Taxis and transit: Competitive or complementary?

15 Jun

Diving headlong into an unfamiliar transit system in a new city is some people’s idea of a good time. Boarding the wrong bus or getting off at the wrong station, perhaps ending up miles from the intended destination, are part of the fun of exploration for them.

But most people in the U.S. aren’t regular transit users and probably don’t share that particular sense of adventure. They prefer to get where they’re going with as little deviation and distress as possible.

Most of us have seen cars tentatively scooting down one of the city’s major arteries, hesitating at every intersection, turn signal going on, then off, back on, then off again, the occupants peering at street signs, trying to figure out whether this is the way back to the hotel and why there are no turning lanes.

Somewhere between braving strange streets in a rental car, and deciphering a bus schedule when you’ve never used one before, is the taxi. But are taxis part of public transit or part of car culture? Or both? Or neither?

Line of taxis on Baker street, downtown Atlanta

Taxis line up along Baker street in the early evening, waiting for customers from downtown hotels.

Drew Austin of Where, writing at The Urbanophile, says that taxis are not only part of public transit, they’re the only transit in places where other modes don’t reach. Their flexibility, Austin says, makes them a vital part of the transportation machine:

“It’s easy to forget, but the taxi has always been a critical form of public transportation. In cities without good transit, the taxi is often the only public transportation available. More importantly, mass transit cannot efficiently serve every type of travel that passengers demand, and the taxi is better suited to do so in many cases (think of the bus that never has more than a handful of passengers on board). Low-income city dwellers as well as the affluent rely on taxis where buses and trains don’t suffice. In the United States, where everything is seemingly built for the private car, modes of transportation that improve mobility for the carless are allies, not competitors.”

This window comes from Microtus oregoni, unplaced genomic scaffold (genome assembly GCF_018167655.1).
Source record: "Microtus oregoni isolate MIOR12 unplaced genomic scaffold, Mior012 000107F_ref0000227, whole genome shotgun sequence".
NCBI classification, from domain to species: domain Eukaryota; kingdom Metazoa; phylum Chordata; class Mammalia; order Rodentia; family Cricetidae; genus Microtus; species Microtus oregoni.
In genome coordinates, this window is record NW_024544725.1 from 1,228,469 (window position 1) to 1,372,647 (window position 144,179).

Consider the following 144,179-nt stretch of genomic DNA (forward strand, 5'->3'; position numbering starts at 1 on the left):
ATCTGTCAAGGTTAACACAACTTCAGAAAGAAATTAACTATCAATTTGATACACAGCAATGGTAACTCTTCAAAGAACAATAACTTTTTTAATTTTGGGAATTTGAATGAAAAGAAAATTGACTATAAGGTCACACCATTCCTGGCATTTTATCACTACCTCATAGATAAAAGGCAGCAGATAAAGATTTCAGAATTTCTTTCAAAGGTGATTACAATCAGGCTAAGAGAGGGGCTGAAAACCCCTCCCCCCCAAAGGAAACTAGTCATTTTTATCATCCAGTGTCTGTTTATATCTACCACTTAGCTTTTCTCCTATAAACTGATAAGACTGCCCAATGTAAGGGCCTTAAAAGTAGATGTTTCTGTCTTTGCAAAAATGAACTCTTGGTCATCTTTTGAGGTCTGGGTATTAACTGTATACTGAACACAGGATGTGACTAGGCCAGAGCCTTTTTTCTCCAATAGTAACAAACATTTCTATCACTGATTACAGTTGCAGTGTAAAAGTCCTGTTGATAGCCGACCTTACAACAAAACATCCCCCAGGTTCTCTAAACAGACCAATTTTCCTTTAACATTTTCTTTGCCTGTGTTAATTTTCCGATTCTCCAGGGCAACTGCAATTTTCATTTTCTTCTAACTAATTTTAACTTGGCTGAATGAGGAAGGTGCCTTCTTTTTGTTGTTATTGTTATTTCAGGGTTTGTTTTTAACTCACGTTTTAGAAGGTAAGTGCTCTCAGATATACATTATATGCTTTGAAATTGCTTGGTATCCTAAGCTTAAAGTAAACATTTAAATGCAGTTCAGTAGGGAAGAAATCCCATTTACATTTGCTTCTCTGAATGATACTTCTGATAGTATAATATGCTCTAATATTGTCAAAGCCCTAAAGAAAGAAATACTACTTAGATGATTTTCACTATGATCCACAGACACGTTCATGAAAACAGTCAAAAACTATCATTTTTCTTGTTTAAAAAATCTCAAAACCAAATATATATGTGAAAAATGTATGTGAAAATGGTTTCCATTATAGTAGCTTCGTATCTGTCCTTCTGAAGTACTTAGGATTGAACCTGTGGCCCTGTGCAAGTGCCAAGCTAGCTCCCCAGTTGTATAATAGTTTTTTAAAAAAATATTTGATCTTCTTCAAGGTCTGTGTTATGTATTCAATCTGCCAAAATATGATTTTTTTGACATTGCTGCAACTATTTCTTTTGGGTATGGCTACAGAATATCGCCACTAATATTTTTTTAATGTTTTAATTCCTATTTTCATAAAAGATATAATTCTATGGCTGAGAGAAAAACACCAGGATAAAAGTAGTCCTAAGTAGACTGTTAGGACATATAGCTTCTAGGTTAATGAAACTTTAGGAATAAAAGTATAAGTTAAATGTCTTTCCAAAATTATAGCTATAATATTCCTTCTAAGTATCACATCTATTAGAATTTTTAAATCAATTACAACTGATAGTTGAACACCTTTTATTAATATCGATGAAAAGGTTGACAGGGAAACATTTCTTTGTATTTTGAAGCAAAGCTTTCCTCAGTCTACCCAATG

This topic came to mind yesterday when I had to use a taxi as a bridge between Five Points and Inman Park station after missing a Green Line train to Indian Creek. The next train would only go as far as King Memorial and it would be 15 minutes before service past there. The long headway plus the time to travel to Inman Park would have meant missing the route 6 bus at 12:40 that I needed to get to Emory.

Getting a cab was easy enough. But what it trip it was.

The driver first insisted that Decatur Street ends just past Grady hospital, then didn’t understand that I couldn’t go to just any MARTA station, so I couldn’t get out at King Memorial, which was the first one we passed.

He also gave the impression of not quite believing that there’s any such place as Inman Park Station. Even though I said that Inman Park is at least a mile past King Memorial, he slowed down every block, asking “Is it here?” or “Where is it?” Only after the GPS confirmed that such a place indeed exists was I able to go a full minute without saying “Please just keep going. It’s on this street, on the left. I’ve been there dozens of times.”

Although we did manage to make it to the station just before the 12:40 bus pulled into the bay, that’s one bridge I’m not looking to cross again any time soon.

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